Results and Discussion

We used samples from three different freshwater systems for comparing extraction and preservation methods and from a fourth freshwater system for comparing the optimized, combined DNA and RNA AllPrep extraction method to CARD-FISH data (Table 1). To determine yield, quality, and community composition for each protocol, we performed triplicate extractions of segments of the same 142 mm 0.22 μm filter used to collect 3 μm pre-filtered water. One sequencing library was generated from each of these triplicate extracts and submitted for MiSeq 2x250bp sequencing of the V4 region of the 16S rRNA gene.

Fig 1. Comparison of DNA/RNA yields and RNA quality (inset).

(A) Comparison between the AllPrep standard protocol (APS; described below figure), enzymatic lysis (Enz), enzymatic/bead beating (Bead), and Mirvana extraction protocols (Mirvana). (B) Comparison between different iterations of the AP protocol, examining the effect of preservation method {P}, lysis conditions {L}, and other extraction modification steps {E}. The data presents changes in yield relative to a control, where each column shows the effect of one factor relative to a control that differed in that factor only. The control was extracted using either the AP standard protocol or a modification as indicated by the X-axis labels below the horizontal lines. The factor that was changed is indicated just below the data column. The dotted line indicates no change relative to control. All data represent averages of three extractions, with error bars indicating the 95% confidence interval, except for the effect of lysozyme, which averaged the relative yield effects from multiple samples (from DL, LH, and HR samples, three replicate extractions each). Inset: RIN = RNA integrity number quality (0 (poor)- 10 (high) range) assessment by Bioanalyzer; NT = no preservation treatment.

Extraction yields

We compared the combined Qiagen AllPrep DNA/RNA/miRNA protocol (AP), which has been used for extraction of aquatic microbial community samples [28,32,33], to two DNA-only protocols (enzymatic (Enz) and bead-beating (Bead)) and one RNA-only protocol (Mirvana) that have been commonly used for the extraction of nucleic acids from aquatic samples [25,34,35]. DNA and RNA yields of the AP combined protocol compared favorably to the other protocols (Fig. 1A; Table 1). Only the Bead DNA extraction protocol, which relies on harsh bead beating, resulted in a higher yield. The RNA quality of the yield from the combined and separate protocols did not differ. All extraction protocols generated DNA of similar integrity (band on agarose gel > 10kb), though the AP (9,225 ± 2,851 (95% confidence interval) sequences) and Enz protocols (6,535 ± 2,195 sequences) generated significantly more sequencing reads than the Bead protocol (1,135 ± 66 sequences) despite library normalization after PCR using the SequalPrepTM kit. A possible explanation is that partial inhibition during PCR on the three replicate extracts using the Bead protocol resulted in DNA yields below the maximum binding capacity of the SequalPrep kit, resulting in lower representation of these libraries in the sequencing run.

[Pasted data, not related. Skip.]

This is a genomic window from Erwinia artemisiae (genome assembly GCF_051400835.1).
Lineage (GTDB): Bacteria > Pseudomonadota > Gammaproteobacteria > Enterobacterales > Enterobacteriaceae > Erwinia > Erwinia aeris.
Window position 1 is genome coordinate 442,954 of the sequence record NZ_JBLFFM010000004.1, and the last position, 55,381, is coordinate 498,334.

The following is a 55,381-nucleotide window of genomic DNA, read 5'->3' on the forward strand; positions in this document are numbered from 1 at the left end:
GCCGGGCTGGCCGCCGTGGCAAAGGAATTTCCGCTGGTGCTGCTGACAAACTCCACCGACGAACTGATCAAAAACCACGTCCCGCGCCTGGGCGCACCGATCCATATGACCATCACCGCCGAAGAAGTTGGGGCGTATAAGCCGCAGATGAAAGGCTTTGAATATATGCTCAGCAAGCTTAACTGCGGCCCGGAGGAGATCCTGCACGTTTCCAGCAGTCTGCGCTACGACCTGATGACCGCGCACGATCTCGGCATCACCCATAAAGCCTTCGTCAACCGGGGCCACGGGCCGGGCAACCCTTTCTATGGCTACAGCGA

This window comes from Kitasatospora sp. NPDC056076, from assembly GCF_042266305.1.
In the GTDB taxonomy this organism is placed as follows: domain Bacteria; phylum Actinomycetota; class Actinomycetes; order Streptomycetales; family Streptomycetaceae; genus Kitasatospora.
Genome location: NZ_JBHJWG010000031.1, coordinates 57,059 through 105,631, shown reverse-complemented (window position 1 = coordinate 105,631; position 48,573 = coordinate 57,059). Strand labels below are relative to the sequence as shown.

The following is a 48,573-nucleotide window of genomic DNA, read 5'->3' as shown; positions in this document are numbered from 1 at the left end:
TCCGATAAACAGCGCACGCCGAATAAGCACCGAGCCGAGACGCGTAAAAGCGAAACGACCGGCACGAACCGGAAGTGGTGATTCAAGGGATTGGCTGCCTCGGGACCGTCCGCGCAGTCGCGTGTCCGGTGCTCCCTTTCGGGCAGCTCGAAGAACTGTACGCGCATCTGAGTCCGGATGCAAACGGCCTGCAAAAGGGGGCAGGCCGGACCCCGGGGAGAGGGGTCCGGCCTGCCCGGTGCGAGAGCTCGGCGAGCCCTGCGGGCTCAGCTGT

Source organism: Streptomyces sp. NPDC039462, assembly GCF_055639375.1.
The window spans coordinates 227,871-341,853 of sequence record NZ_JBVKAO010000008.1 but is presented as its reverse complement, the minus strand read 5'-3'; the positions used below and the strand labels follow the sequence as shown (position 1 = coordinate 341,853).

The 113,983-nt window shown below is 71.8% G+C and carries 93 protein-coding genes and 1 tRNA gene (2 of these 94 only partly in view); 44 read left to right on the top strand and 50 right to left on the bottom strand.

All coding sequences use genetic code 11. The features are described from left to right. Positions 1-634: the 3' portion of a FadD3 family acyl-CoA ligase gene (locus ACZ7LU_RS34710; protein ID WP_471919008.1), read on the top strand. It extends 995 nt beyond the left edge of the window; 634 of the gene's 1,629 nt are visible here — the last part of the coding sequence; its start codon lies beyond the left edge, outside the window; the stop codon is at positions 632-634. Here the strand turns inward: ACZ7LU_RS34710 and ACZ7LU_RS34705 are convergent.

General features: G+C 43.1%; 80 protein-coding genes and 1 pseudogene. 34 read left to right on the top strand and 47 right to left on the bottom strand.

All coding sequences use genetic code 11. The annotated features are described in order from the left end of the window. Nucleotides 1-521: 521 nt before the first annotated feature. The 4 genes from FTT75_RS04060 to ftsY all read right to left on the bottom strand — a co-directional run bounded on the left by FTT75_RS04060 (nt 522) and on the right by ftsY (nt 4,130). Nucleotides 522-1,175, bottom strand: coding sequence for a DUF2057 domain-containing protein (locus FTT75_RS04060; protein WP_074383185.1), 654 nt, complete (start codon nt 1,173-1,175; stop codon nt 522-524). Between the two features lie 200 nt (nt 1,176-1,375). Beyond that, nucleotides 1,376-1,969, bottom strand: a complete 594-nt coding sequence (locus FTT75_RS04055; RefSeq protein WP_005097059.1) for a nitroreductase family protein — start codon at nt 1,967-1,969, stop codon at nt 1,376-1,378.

We modified the AP combined protocol in an attempt to increase yields by adding the beads used in the Bead DNA protocol, using either vortexing or the AP manufacturer’s recommended bead beater (TissueLyser). These modifications increased the RNA yield, but decreased the DNA yield (Fig. 1B). Use of the QIAshredder column, which is intended to increase RNA yields, is essential as its omission reduced RNA yields while maintaining DNA yield.

We tested the effect of RNA protection agents on RNA quality and yield for the AP protocol. In addition to a no preservative control we also tested preservation of the filter in lysis buffer + β-mercaptoethanol. The use of RNAlater or RNAprotect improved RNA quality, but did not affect RNA yield (Fig. 1B). However, all filters treated with a preservative yielded significantly less DNA. A previous study, using extraction methods different from ours, reported similar reductions in DNA yields, but also found reduced RNA yields due to RNAlater storage [36]. To test whether loss of DNA yield was due to inhibition of binding to the silica column caused by the preservation agents (the DNA column is the first column used in the protocol), we tested the effect of reloading the lysate onto the silica column twice. Similarly, we tested whether RNA preservatives inhibited DNA release from the column by eluting the bound DNA twice. Double elution increased the DNA yield by 60% and RNA yield by 20%, while double loading did not significantly change DNA or RNA yield. Finally, though results were highly variable from sample to sample, we showed that lysozyme treatment and increasing the fraction of the 142 mm filter used in the extraction did not significantly change the DNA and RNA yield (Fig. 1B). The variability we observed between different samples is consistent with previous reports indicating reduced DNA yields when using lysozyme [37].